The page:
Subject(s)
COVID-19/diagnostic imaging , Image Processing, Computer-Assisted , Lung/diagnostic imaging , Tomography, X-Ray Computed , Aged , Female , Humans , Male , Middle Aged , Radiation Dosage , Retrospective Studies
8.
Acta Biomed ; 91(8-S): 51-59, 2020 07 13.
Article in English | MEDLINE | ID: covidwho-782628

ABSTRACT

Novel beta-coronavirus (2019-nCoV) is the cause of Coronavirus disease-19 (COVID-19), and on March 12th 2020, the World Health Organization defined COVID-19 as a controllable pandemic. Currently, the 2019 novel coronavirus (SARS-CoV-2) can be identified by virus isolation or viral nucleic acid detection; however, false negatives associated with the nucleic acid detection provide a clinical challenge. Imaging examination has become the indispensable means not only in the early detection and diagnosis but also in monitoring the clinical course, evaluating the disease severity, and may be presented as an important warning signal preceding the negative RT-PCR test results. Different radiological modalities can be used in different disease settings. Radiology Departments must be nimble in implementing operational changes to ensure continued radiology services and protect patients and staff health.


Subject(s)
Betacoronavirus , Coronavirus Infections/diagnosis , Diagnostic Imaging/standards , Pandemics , Pneumonia, Viral/diagnosis , Practice Guidelines as Topic , Radiography/standards , COVID-19 , COVID-19 Testing , Clinical Laboratory Techniques , Coronavirus Infections/epidemiology , Humans , Pneumonia, Viral/epidemiology , Reproducibility of Results , SARS-CoV-2
9.
Radiol Med ; 125(7): 636-646, 2020 Jul.
Article in English | MEDLINE | ID: covidwho-526875

ABSTRACT

COVID-19 is an emerging infection caused by a novel coronavirus that is moving so rapidly that on 30 January 2020 the World Health Organization declared the outbreak a Public Health Emergency of International Concern and on 11 March 2020 as a pandemic. An early diagnosis of COVID-19 is crucial for disease treatment and control of the disease spread. Real-time reverse-transcription polymerase chain reaction (RT-PCR) demonstrated a low sensibility; therefore chest computed tomography (CT) plays a pivotal role not only in the early detection and diagnosis, especially for false negative RT-PCR tests, but also in monitoring the clinical course and in evaluating the disease severity. This paper reports the CT findings with some hints on the temporal changes over the course of the disease: the CT hallmarks of COVID-19 are bilateral distribution of ground glass opacities with or without consolidation in the posterior and peripheral lung, but the predominant findings in later phases include consolidations, linear opacities, "crazy-paving" pattern, "reversed halo" sign and vascular enlargement. The CT findings of COVID-19 overlap with the CT findings of other diseases, in particular the viral pneumonia including influenza viruses, parainfluenza virus, adenovirus, respiratory syncytial virus, rhinovirus, human metapneumovirus, etc. There are differences as well as similarities in the CT features of COVID-19 compared with those of the severe acute respiratory syndrome. The aim of this article is to review the typical and atypical CT findings in COVID-19 patients in order to help radiologists and clinicians to become more familiar with the disease.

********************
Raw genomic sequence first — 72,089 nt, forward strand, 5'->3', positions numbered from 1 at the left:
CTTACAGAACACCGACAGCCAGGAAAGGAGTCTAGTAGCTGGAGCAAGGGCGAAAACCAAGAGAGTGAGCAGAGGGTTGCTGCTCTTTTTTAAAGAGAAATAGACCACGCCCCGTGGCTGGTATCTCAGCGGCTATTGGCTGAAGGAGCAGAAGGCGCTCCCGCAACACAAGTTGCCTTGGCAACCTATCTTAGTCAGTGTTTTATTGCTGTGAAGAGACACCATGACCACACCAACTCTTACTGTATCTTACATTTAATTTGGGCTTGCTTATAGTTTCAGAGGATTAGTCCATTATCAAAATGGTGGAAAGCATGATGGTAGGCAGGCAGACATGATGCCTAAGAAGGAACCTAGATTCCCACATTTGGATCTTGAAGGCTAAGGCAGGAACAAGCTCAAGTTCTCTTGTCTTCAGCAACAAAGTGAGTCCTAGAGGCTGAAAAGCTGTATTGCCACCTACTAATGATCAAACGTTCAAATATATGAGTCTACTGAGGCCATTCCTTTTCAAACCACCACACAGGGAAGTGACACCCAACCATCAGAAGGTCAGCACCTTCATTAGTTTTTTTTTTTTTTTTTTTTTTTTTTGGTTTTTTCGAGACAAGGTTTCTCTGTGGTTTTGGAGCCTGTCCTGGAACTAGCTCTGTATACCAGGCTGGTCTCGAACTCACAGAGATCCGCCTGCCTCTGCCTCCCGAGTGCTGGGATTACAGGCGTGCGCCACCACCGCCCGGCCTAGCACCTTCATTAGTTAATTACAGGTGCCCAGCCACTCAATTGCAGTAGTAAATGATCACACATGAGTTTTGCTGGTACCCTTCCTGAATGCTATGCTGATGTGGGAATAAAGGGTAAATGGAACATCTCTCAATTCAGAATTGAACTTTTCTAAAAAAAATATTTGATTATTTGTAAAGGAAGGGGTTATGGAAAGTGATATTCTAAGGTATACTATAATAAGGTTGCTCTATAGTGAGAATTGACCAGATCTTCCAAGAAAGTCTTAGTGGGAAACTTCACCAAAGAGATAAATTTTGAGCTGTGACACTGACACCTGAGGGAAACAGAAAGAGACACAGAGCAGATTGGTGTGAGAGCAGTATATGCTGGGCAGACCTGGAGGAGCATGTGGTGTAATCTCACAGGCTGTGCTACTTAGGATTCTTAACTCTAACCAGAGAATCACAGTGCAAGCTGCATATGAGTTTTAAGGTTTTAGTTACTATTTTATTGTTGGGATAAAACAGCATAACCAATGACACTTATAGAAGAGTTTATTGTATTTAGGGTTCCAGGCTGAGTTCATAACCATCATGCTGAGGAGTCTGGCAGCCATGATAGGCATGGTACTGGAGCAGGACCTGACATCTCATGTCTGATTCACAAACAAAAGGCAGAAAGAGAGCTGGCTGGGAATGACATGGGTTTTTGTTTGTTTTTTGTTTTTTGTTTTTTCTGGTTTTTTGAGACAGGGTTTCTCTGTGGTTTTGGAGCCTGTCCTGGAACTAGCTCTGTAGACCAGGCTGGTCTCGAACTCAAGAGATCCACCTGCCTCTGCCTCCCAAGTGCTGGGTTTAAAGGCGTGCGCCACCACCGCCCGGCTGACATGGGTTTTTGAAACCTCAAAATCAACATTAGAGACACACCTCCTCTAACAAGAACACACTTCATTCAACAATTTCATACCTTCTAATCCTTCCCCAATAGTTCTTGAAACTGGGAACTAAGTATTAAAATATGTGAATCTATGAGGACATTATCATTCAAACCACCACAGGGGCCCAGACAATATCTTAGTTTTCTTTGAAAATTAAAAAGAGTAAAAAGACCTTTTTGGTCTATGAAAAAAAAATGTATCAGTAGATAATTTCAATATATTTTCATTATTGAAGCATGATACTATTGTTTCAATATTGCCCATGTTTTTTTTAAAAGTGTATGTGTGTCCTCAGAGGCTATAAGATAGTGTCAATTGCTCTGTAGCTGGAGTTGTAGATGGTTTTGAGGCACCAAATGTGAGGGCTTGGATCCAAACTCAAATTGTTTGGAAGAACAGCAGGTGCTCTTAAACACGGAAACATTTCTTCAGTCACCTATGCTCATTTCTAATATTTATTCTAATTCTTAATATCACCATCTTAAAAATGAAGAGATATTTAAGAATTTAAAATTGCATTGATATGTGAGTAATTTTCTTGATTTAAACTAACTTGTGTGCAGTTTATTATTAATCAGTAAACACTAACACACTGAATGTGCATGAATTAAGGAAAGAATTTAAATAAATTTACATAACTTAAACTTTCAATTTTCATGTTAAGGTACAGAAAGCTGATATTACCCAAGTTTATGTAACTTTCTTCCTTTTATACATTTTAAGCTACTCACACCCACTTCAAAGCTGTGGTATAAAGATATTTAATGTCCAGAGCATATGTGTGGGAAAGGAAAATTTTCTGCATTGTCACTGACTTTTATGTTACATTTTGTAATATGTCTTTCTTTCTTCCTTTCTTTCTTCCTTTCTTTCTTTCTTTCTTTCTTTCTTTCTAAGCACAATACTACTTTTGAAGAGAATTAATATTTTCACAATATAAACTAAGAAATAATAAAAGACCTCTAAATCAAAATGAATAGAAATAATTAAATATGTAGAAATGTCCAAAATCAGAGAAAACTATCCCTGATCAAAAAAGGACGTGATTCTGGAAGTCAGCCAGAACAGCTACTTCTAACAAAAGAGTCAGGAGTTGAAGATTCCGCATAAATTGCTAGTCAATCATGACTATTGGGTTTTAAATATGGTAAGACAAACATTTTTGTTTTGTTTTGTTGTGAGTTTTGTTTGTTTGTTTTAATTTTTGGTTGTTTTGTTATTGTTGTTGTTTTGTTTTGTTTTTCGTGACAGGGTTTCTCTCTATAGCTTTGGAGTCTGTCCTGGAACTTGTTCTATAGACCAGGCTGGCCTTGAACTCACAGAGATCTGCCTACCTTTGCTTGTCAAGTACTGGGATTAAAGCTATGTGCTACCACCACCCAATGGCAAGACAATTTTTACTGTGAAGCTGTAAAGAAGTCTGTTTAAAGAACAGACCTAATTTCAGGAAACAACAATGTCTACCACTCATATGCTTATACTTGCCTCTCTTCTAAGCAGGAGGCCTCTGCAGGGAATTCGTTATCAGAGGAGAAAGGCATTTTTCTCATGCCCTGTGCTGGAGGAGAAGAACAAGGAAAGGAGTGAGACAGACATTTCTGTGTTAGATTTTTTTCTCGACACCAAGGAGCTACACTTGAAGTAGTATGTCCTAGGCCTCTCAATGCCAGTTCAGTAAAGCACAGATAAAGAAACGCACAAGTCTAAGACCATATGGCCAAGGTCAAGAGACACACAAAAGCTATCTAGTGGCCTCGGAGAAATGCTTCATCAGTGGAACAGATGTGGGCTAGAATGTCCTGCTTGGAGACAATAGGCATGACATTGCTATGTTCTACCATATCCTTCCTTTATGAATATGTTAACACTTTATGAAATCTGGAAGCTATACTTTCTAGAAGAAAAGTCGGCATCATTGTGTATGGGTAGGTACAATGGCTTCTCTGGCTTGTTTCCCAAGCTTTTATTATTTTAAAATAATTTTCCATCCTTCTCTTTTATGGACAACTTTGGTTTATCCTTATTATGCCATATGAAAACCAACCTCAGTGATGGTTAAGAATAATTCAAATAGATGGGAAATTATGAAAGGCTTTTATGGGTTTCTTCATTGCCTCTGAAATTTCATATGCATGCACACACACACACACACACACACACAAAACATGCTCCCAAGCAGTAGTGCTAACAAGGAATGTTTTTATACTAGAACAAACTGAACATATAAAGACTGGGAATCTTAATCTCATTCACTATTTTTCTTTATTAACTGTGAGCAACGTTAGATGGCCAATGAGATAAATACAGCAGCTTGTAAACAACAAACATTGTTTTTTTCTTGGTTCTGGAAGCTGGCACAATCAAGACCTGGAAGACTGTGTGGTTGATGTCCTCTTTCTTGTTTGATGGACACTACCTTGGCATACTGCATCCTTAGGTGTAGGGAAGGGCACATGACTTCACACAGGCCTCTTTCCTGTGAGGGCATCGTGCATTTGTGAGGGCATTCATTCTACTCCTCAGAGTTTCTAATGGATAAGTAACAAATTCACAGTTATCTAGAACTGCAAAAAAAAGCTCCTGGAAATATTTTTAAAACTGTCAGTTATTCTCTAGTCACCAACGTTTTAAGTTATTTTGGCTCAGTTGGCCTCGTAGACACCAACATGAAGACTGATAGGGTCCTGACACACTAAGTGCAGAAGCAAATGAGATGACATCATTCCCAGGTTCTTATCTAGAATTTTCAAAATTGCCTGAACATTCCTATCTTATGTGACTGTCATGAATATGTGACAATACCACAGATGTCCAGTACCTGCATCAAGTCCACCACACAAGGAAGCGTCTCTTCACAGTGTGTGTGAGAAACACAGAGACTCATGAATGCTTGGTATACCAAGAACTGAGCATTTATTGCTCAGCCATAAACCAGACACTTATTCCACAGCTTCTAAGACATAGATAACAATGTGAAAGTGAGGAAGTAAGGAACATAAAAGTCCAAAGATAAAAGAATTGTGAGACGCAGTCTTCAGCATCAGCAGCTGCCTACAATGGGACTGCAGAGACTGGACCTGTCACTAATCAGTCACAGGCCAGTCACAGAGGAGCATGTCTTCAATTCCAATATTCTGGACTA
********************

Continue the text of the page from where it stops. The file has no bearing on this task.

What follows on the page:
Subject(s)
Coronavirus Infections/diagnostic imaging , Pneumonia, Viral/diagnostic imaging , Radiography, Thoracic , Tomography, X-Ray Computed , COVID-19 , Coronavirus Infections/epidemiology , Disease Outbreaks , Disease Progression , Humans , Pandemics , Pneumonia, Viral/epidemiology , SARS Virus
11.
Radiol Med ; 125(4): 365-373, 2020 Apr.
Article in English | MEDLINE | ID: covidwho-23696

ABSTRACT

AIM: To subjectively and objectively evaluate the feasibility and diagnostic reliability of a low-dose, long-pitch dual-source chest CT protocol on third-generation dual-source CT (DSCT) with spectral shaping at 100Sn kVp for COVID-19 patients. MATERIALS AND METHODS: Patients with COVID-19 and positive swab-test undergoing to a chest CT on third-generation DSCT were included. The imaging protocol included a dual-energy acquisition (HD-DECT, 90/150Sn kVp) and fast, low-dose, long-pitch CT, dual-source scan at 100Sn kVp (LDCT). Subjective (Likert Scales) and objective (signal-to-noise and contrast-to-noise ratios, SNR and CNR) analyses were performed; radiation dose and acquisition times were recorded. Nonparametric tests were used. RESULTS: The median radiation dose was lower for LDCT than HD-DECT (Effective dose, ED: 0.28 mSv vs. 3.28 mSv, p = 0.016). LDCT had median acquisition time of 0.62 s (vs 2.02 s, p = 0.016). SNR and CNR were significantly different in several thoracic structures between HD-DECT and LDCT, with exception of lung parenchyma. Qualitative analysis demonstrated significant reduction in motion artifacts (p = 0.031) with comparable diagnostic reliability between HD-DECT and LDCT. CONCLUSIONS: Ultra-low-dose, dual-source, fast CT protocol provides highly diagnostic images for COVID-19 with potential for reduction in dose and motion artifacts.


Subject(s)
Betacoronavirus , Coronavirus Infections/diagnostic imaging , Pneumonia, Viral/diagnostic imaging , Tomography, X-Ray Computed/methods , COVID-19 , Clinical Protocols , Feasibility Studies , Humans , Pandemics , Radiation Dosage , SARS-CoV-2